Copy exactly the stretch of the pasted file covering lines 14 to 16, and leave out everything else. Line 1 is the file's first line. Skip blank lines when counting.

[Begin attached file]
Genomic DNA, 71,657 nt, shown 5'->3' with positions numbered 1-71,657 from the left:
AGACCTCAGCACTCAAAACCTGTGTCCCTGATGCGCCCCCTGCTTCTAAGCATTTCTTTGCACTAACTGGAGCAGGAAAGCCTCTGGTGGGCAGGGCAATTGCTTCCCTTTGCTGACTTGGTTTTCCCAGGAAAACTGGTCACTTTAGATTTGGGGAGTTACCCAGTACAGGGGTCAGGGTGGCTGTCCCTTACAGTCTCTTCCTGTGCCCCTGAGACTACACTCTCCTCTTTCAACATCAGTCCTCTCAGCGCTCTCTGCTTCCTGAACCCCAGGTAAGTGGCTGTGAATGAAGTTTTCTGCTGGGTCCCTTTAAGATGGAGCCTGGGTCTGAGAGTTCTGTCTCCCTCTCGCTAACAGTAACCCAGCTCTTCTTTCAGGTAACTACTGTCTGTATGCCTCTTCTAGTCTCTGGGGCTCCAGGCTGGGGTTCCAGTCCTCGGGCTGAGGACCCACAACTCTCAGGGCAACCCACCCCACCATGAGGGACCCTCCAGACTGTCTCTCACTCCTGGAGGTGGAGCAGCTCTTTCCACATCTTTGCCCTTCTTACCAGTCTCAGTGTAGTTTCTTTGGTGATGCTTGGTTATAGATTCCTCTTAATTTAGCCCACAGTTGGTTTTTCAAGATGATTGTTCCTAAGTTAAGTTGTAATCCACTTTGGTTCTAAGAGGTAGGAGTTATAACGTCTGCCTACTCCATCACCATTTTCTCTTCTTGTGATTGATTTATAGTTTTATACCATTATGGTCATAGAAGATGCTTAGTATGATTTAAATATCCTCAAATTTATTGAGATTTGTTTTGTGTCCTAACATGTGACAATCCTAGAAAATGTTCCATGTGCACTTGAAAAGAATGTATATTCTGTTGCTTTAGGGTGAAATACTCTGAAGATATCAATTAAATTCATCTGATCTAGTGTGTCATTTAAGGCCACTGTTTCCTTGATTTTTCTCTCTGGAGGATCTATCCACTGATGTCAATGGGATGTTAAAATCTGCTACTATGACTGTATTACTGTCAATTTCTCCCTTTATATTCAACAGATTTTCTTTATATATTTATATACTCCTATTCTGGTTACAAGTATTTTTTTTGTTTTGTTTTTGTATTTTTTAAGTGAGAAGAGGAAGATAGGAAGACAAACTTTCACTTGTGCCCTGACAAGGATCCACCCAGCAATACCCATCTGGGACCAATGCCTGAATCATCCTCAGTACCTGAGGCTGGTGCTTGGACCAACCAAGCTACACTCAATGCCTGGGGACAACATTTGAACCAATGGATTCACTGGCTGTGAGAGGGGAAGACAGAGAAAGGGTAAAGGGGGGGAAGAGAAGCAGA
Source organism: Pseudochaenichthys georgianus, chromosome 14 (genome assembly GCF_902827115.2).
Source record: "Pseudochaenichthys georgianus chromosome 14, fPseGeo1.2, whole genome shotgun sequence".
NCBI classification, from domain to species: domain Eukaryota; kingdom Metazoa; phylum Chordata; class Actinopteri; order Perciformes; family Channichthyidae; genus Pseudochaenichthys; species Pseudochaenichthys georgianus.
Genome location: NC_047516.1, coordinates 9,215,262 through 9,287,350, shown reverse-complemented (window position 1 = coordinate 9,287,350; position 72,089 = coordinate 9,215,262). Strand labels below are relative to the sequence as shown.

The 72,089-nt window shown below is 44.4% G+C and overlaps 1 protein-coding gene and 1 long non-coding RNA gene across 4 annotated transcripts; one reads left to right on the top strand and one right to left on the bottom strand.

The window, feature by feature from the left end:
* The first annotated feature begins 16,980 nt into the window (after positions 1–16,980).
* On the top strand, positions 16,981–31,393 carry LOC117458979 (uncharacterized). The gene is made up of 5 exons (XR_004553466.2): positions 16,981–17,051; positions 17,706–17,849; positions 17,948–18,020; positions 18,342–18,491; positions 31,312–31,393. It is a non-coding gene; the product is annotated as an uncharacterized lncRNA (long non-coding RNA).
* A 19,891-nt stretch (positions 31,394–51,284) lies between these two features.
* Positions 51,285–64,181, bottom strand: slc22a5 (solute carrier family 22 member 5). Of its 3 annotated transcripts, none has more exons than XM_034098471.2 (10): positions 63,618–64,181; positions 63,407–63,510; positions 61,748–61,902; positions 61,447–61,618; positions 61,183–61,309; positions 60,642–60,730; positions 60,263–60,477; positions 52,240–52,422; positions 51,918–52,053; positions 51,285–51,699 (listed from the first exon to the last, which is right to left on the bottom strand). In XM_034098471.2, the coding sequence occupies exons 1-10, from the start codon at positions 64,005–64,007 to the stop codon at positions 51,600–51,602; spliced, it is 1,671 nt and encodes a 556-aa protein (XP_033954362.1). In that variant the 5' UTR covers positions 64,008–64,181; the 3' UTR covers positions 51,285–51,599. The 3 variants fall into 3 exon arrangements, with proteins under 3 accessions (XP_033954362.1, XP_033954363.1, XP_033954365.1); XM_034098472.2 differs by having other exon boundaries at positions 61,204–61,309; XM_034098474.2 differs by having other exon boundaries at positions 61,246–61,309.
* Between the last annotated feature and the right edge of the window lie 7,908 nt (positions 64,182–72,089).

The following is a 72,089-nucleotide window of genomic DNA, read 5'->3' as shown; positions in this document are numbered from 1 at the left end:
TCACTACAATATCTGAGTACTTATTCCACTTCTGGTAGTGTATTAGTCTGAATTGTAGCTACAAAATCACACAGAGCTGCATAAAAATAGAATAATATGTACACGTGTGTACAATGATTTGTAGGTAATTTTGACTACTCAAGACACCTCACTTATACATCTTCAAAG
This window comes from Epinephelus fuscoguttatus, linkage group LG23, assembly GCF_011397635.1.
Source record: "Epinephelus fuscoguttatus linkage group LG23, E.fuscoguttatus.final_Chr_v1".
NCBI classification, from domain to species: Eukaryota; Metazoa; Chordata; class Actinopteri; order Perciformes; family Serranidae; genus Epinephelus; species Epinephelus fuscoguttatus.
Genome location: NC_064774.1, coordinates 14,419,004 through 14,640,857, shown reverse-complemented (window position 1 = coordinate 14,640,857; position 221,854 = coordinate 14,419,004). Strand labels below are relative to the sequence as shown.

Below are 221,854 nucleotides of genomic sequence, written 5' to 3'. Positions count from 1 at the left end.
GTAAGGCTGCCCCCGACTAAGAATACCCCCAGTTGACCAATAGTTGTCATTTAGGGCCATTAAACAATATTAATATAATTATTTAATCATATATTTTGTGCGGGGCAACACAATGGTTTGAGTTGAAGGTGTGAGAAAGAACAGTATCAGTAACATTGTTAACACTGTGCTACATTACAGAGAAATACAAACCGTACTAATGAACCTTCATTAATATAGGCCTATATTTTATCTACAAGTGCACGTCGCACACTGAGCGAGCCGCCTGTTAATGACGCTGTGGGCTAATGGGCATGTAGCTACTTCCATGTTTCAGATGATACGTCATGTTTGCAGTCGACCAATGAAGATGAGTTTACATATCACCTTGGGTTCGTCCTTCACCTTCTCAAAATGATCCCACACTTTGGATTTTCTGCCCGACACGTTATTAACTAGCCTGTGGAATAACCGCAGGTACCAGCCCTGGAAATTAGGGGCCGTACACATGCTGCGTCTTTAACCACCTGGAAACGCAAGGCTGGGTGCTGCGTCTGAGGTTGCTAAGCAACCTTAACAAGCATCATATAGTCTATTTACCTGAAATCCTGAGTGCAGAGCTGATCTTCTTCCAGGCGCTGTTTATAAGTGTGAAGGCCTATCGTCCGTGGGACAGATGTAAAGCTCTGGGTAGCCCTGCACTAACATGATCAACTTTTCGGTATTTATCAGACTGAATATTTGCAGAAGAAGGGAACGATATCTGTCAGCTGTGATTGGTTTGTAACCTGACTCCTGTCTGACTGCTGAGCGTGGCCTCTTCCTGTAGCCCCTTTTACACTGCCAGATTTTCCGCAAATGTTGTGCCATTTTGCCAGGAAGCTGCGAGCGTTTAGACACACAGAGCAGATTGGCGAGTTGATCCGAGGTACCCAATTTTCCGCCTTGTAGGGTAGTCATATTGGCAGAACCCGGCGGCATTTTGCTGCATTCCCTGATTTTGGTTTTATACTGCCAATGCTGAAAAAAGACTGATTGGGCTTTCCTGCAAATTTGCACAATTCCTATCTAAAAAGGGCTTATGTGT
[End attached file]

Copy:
The following is a 72,089-nucleotide window of genomic DNA, read 5'->3' as shown; positions in this document are numbered from 1 at the left end:
TCACTACAATATCTGAGTACTTATTCCACTTCTGGTAGTGTATTAGTCTGAATTGTAGCTACAAAATCACACAGAGCTGCATAAAAATAGAATAATATGTACACGTGTGTACAATGATTTGTAGGTAATTTTGACTACTCAAGACACCTCACTTATACATCTTCAAAG
This window comes from Epinephelus fuscoguttatus, linkage group LG23, assembly GCF_011397635.1.